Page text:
Set during the months leading up to the deadly 1937 school explosion in New London, Texas, Out of Darkness centers on a fictional relationship between a Black boy, Washington Fuller, and a Mexican American girl, Naomi Vargas. Their paths cross when beautiful, shy Naomi moves to New London with her twin half siblings. Until the opening of the novel, the three of them have lived in San Antonio. But Naomi’s white stepfather—newly baptized and emboldened by a well-meaning pastor—convinces the children’s grandparents to send them to live with him in East Texas where he works in the oil field. This move is motivated by educational opportunity. In San Antonio, the children are relegated to substandard, segregated “Mexican” schools; by contrast, in New London, the absence of a significant Mexican American population means that they can attend the white school. The light-skinned twins quickly settle into their new life, but as a brown girl in a town where color lines are marked out in black and white, Naomi encounters daily hostilities. Home is still worse; there, she must weather the wild fluctuations of her alcoholic stepfather’s moods and his unwanted sexual advances. The East Texas woods offer a rare space of freedom for Naomi, and there her friendship with Wash develops into a forbidden romance. Aware of the precariousness of their lives in New London, Wash and Naomi are looking for a way to leave when the school explosion shatters the community and puts the young lovers on a collision course with human brutality.
Out of Darkness asks readers to travel some very difficult territory. But let me be clear: I did not want pain for Wash and Naomi. I wanted for them what we want for everyone we love: for their lives to open onto a future full of possibility, for them to encounter a world where they could flourish.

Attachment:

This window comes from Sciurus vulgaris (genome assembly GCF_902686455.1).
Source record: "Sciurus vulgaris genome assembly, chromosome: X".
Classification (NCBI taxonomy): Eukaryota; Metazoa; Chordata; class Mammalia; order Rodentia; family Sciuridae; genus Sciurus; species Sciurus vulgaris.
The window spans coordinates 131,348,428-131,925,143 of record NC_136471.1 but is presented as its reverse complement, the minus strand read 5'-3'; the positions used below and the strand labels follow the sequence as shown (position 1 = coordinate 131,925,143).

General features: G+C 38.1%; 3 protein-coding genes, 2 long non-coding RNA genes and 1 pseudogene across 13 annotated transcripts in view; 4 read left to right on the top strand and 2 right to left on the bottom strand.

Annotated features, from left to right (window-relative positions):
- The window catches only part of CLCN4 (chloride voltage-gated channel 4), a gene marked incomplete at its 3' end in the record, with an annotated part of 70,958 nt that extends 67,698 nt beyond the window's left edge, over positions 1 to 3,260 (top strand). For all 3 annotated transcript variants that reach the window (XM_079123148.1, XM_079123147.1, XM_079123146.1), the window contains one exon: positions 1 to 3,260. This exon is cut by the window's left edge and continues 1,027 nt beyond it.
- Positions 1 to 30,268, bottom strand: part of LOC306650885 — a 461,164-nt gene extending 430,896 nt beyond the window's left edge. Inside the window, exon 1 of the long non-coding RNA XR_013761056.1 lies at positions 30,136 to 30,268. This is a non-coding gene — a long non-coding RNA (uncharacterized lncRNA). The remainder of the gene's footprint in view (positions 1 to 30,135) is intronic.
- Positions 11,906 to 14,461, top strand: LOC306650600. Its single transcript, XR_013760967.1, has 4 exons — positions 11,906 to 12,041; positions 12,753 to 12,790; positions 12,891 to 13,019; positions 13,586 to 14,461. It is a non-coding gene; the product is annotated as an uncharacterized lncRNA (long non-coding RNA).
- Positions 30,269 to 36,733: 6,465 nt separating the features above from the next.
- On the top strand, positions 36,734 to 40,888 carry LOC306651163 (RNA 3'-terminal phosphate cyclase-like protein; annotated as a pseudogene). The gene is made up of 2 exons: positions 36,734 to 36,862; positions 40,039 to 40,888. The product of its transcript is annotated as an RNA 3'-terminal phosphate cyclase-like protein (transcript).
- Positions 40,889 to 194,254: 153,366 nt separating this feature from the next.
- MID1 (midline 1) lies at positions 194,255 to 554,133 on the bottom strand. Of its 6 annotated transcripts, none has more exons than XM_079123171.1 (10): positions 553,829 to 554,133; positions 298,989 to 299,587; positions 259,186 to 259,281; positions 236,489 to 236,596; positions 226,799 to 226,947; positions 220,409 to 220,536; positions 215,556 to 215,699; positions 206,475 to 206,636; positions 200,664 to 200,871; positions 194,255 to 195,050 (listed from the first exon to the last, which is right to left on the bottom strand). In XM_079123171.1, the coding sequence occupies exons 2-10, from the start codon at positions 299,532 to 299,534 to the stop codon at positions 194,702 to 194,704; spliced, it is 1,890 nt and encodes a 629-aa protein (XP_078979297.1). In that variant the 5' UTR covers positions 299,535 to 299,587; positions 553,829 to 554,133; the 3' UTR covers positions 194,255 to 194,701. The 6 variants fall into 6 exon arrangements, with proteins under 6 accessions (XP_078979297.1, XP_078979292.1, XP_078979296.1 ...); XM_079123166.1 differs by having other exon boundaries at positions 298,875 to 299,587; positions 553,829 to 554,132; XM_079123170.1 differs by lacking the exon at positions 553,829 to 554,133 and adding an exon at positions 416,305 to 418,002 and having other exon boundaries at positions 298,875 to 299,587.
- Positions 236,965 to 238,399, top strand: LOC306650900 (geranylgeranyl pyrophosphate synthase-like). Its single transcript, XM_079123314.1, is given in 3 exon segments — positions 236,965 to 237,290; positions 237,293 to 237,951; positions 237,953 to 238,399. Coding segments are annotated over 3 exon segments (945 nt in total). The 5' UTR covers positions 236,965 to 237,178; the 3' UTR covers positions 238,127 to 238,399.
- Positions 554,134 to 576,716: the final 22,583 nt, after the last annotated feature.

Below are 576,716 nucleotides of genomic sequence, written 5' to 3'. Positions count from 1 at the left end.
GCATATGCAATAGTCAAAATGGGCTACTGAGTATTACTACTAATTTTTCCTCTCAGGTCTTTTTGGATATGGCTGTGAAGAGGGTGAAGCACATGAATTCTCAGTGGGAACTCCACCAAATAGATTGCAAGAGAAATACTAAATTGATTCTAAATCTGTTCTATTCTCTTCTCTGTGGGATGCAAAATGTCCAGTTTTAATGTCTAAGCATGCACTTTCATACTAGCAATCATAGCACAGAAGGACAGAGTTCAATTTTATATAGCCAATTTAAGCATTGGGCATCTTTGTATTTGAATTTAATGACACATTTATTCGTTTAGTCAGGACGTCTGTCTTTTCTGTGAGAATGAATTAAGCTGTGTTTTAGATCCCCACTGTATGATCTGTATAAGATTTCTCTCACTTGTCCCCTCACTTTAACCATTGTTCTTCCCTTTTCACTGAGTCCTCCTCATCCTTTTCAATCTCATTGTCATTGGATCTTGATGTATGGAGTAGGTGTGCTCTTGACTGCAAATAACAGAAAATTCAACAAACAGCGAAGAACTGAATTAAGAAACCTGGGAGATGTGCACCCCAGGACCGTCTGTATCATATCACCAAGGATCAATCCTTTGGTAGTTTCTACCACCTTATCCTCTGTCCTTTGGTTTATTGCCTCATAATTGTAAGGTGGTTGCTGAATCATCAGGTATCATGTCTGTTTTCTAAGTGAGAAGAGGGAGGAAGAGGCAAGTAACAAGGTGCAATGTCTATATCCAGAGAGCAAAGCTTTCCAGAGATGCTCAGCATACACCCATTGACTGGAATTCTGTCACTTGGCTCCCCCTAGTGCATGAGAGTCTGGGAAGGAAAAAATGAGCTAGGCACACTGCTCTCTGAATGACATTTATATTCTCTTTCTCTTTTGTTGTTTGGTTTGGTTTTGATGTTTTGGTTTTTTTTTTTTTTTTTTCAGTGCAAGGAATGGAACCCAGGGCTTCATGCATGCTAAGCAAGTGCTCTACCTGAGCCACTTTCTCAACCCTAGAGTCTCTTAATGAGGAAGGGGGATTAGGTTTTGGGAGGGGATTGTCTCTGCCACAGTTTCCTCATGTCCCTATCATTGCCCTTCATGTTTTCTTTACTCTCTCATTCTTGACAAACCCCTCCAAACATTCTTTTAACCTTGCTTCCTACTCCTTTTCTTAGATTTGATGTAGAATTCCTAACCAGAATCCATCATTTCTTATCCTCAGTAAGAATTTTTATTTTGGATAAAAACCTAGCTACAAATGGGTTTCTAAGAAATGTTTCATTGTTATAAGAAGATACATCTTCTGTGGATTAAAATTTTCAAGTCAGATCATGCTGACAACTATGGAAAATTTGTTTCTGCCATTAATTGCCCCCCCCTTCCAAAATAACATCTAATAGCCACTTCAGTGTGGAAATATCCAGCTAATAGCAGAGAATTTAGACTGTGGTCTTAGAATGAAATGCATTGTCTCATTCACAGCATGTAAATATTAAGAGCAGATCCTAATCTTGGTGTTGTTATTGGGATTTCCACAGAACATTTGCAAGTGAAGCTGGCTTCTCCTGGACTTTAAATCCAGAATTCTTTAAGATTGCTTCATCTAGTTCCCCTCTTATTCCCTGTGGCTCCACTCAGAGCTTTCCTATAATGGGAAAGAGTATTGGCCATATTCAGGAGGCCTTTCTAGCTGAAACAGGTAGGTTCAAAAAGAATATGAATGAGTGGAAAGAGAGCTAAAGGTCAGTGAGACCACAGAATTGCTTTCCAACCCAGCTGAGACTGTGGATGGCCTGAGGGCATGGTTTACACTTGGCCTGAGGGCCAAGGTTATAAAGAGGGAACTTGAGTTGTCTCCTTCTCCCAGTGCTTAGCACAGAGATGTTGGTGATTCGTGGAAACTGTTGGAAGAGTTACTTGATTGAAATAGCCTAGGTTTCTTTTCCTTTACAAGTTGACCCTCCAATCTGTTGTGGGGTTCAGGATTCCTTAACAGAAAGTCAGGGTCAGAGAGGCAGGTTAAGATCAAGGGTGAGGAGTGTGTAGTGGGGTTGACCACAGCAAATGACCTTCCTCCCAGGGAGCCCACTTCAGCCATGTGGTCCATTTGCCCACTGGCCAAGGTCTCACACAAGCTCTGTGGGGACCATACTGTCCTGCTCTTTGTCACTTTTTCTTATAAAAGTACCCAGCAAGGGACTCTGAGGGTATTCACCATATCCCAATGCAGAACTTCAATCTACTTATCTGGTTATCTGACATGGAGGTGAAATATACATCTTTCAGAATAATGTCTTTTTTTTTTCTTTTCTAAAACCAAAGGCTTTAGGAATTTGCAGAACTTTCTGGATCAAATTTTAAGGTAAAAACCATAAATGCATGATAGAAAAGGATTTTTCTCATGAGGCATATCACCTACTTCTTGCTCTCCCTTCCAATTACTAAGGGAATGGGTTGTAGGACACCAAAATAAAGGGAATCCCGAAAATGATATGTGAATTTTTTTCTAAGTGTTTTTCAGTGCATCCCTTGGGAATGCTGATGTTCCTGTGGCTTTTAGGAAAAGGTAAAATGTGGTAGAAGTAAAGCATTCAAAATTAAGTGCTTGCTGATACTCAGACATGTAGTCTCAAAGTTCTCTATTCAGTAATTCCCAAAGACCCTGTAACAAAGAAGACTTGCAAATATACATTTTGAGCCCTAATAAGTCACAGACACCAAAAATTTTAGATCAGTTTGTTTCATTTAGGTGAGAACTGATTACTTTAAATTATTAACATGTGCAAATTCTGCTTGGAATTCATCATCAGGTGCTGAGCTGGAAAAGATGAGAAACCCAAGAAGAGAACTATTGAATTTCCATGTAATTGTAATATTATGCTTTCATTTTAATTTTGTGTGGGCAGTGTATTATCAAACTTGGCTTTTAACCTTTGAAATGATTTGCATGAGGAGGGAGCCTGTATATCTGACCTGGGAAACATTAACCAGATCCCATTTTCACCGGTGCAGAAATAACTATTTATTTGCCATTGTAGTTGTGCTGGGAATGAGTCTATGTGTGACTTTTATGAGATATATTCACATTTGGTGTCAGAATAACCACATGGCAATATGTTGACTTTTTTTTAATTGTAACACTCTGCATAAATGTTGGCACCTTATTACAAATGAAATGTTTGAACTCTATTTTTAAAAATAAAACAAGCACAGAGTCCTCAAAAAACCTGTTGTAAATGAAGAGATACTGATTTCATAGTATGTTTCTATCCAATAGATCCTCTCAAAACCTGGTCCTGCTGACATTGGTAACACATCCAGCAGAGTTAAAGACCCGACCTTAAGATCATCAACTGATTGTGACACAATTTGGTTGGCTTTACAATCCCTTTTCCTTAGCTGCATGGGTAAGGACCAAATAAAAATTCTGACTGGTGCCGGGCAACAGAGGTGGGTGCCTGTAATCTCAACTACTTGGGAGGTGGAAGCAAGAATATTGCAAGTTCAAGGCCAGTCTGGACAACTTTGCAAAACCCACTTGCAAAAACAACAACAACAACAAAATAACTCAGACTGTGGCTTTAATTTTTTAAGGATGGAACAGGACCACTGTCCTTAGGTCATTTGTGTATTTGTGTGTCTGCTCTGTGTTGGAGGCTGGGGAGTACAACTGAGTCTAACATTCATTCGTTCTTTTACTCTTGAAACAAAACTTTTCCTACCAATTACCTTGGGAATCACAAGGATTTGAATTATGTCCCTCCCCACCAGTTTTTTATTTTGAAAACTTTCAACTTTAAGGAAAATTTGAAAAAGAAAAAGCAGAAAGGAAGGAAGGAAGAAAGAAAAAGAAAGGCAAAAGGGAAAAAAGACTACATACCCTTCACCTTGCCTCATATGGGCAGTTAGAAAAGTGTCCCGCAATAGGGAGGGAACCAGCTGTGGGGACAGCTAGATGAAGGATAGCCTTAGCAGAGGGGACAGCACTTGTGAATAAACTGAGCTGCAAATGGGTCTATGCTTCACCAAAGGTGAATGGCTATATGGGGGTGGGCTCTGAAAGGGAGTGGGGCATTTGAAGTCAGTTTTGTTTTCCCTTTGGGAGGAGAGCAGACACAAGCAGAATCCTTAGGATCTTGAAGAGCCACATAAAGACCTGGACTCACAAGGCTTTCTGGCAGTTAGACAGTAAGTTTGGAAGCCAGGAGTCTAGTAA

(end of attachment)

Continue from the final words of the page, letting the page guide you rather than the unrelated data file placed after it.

When readers close Out of Darkness, I hope they will continue feeling the injustice of Naomi and Wash’s suffering. I want them to turn that indignation toward action for a world where young people like Naomi and Wash are safe to live and love and thrive.
What resources would it take for this to be true?
How do we challenge the racist reality that some bodies are terribly vulnerable to harm, often the very bodies perceived as dangerous solely by virtue of being dark or “out of place” in a particular park or neighborhood?
When will we begin to heal the varied racial injustices of the present and past? How can white beneficiaries of racism acknowledge that these are ours to answer for?
I want us to read books that put us on a path toward accountability, knowledge, and repair. A path we extend by challenging the silences that perpetuate racism and by facing ugly truths even when—especially when—doing so is uncomfortable. It’s time to listen to those who have been doing this work and to amplify the voices boldly naming the truths that must be reckoned with. It’s time to educate ourselves, time to protest, time to support racial justice activist groups, time to be vocal in our social circles about the need for change in this country.
For Black lives to finally matter is only the beginning. We must resolve to invest in Black futures, to envision and make ours a world where Black communities are liberated and thriving.
Let’s author a new story of America by reading—and working—toward racial justice now.
Out Of Darkness
By: Ashley Hope Perez
Publisher: Holiday House Publishing
Release Date: September 10th, 2020
Two winners will receive a copy of Out Of Darkness (Ashley Hope Perez) ~ (US Only)